So I’ve hit that magical resentment point where I have to pull back, retract the tentacles, pull the fingers out of one too many pies. While I still make the mistake of saying yes, I can do it, I’m getting much faster at saying, in the words of a friend’s son, ALL DONE NOW.

This year, I’m kicking off the age that the average American woman goes through menopause by rewriting my mission statement (this broad really nows how to throw a party). Mission statements are now part of the corporate self-actualization process along with vision boards and copious amounts of organizers and Post-it Notes. Still, some of these things are useful. If you can’t enunciate why you’re here or what has meaning to canstockphoto15539188you, how do you ensure that you’re spending your time in meaningful ways? Like writing an incoherent sentence that demonstrates the difference between you’re and your.

Eliminating scope creep is a challenge. It means taking back a yes or twenty from other people or projects and giving those yeses to yourself, your projects, your time. And if it sounds a bit self-involved, it’s a damned sight better than putting the things that matter to you aside, and resentfully doing everything else. Nobody wants that person at their meeting.

17 Comments on “The Fly and the Scope Creep

  1. Loved “knee-jerk” vs. “jerk” reactions! I just finished Greg McKeown’s “Essentialism.” Old wisdom, but attractively re-stated. From the severe discipline of choice — or its lack — our experience is largely born. I think you’d like the book.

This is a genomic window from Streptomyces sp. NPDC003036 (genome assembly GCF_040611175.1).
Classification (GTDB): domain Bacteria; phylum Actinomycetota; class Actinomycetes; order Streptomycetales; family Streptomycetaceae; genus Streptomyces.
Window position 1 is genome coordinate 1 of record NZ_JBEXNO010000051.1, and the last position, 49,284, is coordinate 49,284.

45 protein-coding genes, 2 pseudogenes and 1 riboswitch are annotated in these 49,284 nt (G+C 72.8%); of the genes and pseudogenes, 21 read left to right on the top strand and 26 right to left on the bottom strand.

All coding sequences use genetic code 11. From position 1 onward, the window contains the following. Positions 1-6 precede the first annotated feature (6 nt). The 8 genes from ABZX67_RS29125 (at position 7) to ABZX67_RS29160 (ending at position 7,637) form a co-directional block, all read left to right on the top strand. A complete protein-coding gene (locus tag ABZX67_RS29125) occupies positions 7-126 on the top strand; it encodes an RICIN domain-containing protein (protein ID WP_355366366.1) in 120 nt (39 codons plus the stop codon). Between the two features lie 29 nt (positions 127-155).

Liked by 1 person

    • I read that McKeown book last year and simply like the word “essentialism”. Doing less, but better has been my goal the last couple of years, but old habits die hard, and the scope of practically every activity I’m doing has crept beyond the boundaries of my intentions. Reeling it back in is hard to do and I need to remember that before I commit to things. Awareness and practice. Rinse and repeat, right?

      Like

  2. Taking stock and evaluating and re-evaluating is a good thing — with or without bagels and mini cupcakes.

    Like

  3. Scope creep was something I dealt with in the business world continually. Clients always wanted to add tasks to our plates that weren’t in the original contract. We, of course, wanted to keep clients happy, and “this little task really isn’t going to be a big deal.” But, cumulatively, they were a big deal. Plus, our acquiescence unintentionally communicated to clients that sure, you can keep piling it on. We realized that the more detailed and specific we were in our contracts, the more effectively we could avoid scope creep. Now that I’m out of the business world, I try to be detailed and specific in my personal commitments and to treat them with the same seriousness as I did client contracts. Your thoughtful post also reminded me that in strategic planning I always cautioned clients that “everything you say ‘yes’ to means you have to say ‘no’ to something else, so be very mindful about what you’re saying yes to.” I remind myself of this frequently, and see each no as a minor victory, as it allows me to say yes to what really matters. Thanks for another thoughtful post, Michelle.